I’ve decided that humility is the hardest trait to acquire, more so than the other qualities I’ve tried to acquire. With Stoicism, you can learn pretty quickly to let small things roll off your back. In Catholicism, there are many clear paths to developing compassion for others (I’ve been volunteering at a charity). In Judaism, there are many ways to become a part of the community.
But humility requires you to subdue your ego, it requires you to acknowledge you don’t have all the answers and to treat others accordingly.
I have a very hard time doing it.
And I am arrogant in a particular way. I know I don’t have all the answers, but I constantly have the urge to tell people theydon’t have the answers either, that what they believe is dumb, that they should wake up and see the truth around them.
Yes, I have cynical asshole syndrome.
Cynical Asshole Syndrome is a condition that makes the majority of things in everyday life seem shit and meaningless.
I learned about this very important diagnosis from South Park.
Nowhere is this more apparent than at work.
I love the idea of submitting to God or a greater power, however, I just can’t “submit” at work.
When I read the article, On the Phenomenon of Bullshit Jobs, I was overjoyed that someone so accurately described what I’ve been feeling about my work for a very long time. I hate the author’s politics, but he was spot on about what it feels like to have BS job.
Salon magazine interviewed the author and asked him an interesting question:
Salon: The concept of bullshit jobs seems very convincing and even obvious to me–I used to work as a temp, I saw this stuff first-hand–but others might pull market populism on you and say, who are you to declare someone’s else’s job to be bullshit, Mr. Graeber? You must think you’re better than the rest of us or something.
David Graeber: Well, I keep emphasizing: I’m not here to tell anybody who thinks their job is valuable that they’re deluded. I’m just saying if people secretly believe their job doesn’t need to exist, they’re probably right. The arrogant ones are the ones who think they know better, who believe that there are workers out there so stupid they don’t understand the true meaning of what they do every day, don’t realize it really isn’t necessary, or think that workers who believe they’re in bullshit jobs have such an exaggerated sense of self-importance that they think they should be doing something else and therefore dismiss the importance of their own work as not good enough. I hear a lot of that. Those people are the arrogant ones.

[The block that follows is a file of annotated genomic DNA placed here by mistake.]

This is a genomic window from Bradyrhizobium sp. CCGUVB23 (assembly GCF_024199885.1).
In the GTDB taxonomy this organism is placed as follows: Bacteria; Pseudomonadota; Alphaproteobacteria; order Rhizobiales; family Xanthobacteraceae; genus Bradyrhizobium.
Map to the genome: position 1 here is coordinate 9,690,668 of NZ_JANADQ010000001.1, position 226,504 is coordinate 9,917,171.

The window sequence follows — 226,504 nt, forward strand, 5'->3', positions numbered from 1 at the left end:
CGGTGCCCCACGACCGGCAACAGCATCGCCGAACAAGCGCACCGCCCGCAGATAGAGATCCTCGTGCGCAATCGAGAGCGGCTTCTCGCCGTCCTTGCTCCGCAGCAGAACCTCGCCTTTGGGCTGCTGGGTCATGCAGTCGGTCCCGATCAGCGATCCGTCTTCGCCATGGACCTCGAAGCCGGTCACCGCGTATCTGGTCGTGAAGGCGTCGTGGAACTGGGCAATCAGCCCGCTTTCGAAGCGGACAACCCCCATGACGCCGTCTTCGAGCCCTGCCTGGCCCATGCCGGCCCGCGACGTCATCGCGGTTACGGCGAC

So according to Graeber, I’m not arrogant because I think my job is BS. It would be arrogant of me to tell others there jobs are BS (though if they have the same job as I do, it’s natural to make that leap). I’d also be arrogant if I thought people who thought their job was BS are stupid or unappreciative.
In many ways, religion makes it really difficult to not have disdain for the worldly. They talk about transcending worldly pleasure and re-uniting with God and all the joys of the afterlife that will be available to the faithful.
It just makes you want to jump on top of your desk, yell “I quit! I’m going to focus on God now,” and then become a monk of some sort.
Consider this short Sufi poem:
“The world exists only as an appearance. From beginning to end it is a playful game.”
Of course my job seems like BS. Spreadsheets and PowerPoints are not the path to transcendence. It’s all an illusion.
But then you get Rumi who wrote:
“To the wise, every situation is an opportunity to break free.”
So maybe Microsoft Office products can help me re-unite with God?
To summarize my problem:
- I have a hard time finding meaning in my day-to-day work
- It drives me nuts that my co-workers believe their work is meaningful
- Because they don’t see the “truth” about their work, I look down on them for being blind to the truth, for not being as cynical as I
- This arrogance festers inside me and prevents me from being humble
- Lack of humility = less spiritual benefits = less happiness
I don’t have a good solution for my problem. It might just be a matter of changing jobs, or I might have to do more to actively cultivate my humility.
I understand now why pretty much all cultures, philosophies, and religion have some tradition of warning against hubris and arrogance. It is toxic to the soul, and can make your day-to-day life a real pain.